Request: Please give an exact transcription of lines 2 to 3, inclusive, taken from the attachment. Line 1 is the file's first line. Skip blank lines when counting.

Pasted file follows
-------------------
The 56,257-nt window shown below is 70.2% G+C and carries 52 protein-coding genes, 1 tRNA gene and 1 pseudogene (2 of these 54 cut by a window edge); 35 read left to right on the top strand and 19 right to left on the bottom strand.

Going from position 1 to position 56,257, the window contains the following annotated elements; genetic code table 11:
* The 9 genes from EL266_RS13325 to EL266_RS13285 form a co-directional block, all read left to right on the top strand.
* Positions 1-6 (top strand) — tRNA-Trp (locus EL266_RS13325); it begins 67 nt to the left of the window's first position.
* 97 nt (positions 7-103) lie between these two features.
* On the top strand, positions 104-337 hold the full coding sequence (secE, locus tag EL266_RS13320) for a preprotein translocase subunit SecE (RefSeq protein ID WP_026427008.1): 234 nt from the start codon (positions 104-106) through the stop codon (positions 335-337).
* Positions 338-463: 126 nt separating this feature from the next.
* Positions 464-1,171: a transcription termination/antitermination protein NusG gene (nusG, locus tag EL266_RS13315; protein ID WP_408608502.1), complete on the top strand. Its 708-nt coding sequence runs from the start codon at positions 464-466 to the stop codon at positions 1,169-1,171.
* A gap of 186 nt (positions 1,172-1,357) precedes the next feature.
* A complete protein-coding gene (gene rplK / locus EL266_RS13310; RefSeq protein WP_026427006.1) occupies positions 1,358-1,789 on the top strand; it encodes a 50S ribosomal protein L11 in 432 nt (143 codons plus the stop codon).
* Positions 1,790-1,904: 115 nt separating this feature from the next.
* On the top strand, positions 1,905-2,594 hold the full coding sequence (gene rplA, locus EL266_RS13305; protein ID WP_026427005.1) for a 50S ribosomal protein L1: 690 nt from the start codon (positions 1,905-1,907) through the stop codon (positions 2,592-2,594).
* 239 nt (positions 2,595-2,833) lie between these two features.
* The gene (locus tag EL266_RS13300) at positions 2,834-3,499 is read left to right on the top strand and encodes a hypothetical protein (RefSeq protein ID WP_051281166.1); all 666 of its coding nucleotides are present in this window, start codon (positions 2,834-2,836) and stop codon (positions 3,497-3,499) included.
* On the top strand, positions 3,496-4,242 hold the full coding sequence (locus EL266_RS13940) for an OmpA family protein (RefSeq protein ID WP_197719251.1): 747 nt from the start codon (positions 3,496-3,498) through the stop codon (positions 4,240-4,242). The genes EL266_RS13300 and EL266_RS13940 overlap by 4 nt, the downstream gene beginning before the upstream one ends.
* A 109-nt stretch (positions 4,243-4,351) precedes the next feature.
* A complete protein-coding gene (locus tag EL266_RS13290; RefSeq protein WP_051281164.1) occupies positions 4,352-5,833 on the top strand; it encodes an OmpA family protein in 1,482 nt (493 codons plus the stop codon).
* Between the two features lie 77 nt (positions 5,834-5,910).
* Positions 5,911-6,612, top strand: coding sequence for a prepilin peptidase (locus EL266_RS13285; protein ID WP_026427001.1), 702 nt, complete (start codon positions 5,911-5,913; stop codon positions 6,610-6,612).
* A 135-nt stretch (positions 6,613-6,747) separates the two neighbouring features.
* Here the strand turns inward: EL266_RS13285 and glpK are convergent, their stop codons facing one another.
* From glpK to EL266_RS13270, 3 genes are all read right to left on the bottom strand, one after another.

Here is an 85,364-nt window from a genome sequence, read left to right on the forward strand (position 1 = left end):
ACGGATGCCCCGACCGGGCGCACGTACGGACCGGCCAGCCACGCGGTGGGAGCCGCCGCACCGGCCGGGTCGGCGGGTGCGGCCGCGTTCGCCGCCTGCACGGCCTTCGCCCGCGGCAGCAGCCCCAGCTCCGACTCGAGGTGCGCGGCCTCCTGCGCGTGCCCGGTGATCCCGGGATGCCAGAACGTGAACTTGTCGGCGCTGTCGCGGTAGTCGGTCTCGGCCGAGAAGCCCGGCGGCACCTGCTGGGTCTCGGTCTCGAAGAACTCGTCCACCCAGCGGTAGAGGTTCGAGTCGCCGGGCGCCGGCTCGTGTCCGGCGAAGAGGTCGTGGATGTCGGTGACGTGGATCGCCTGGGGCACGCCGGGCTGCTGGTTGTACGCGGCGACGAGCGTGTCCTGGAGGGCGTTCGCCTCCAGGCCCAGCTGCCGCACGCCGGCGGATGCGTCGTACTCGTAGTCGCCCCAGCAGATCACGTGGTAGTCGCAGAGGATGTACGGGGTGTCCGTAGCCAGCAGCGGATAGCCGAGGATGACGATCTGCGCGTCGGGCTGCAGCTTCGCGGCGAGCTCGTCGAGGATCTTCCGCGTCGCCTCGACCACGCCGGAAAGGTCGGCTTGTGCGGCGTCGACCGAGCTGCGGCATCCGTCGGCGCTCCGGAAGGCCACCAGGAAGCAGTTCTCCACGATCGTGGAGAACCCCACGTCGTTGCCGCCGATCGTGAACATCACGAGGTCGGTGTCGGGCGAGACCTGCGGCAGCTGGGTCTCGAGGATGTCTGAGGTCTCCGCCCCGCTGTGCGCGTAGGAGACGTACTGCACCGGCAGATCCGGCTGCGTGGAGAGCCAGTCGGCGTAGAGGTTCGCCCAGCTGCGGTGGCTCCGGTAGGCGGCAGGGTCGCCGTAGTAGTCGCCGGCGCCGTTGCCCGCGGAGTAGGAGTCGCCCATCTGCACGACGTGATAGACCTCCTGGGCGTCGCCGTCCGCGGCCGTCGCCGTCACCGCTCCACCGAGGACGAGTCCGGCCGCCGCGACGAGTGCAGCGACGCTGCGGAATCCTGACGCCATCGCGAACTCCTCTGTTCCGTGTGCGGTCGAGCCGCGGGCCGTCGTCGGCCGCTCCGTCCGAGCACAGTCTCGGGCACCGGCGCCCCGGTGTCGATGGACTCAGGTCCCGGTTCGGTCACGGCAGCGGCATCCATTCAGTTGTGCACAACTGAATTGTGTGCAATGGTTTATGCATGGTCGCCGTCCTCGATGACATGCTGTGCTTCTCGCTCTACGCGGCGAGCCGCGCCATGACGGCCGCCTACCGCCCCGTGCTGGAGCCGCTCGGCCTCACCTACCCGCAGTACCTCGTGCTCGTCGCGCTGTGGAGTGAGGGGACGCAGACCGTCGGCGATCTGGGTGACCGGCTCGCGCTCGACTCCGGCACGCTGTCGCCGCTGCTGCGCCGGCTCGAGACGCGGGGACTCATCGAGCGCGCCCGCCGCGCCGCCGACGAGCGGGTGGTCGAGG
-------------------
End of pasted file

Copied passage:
Going from position 1 to position 56,257, the window contains the following annotated elements; genetic code table 11:
* The 9 genes from EL266_RS13325 to EL266_RS13285 form a co-directional block, all read left to right on the top strand.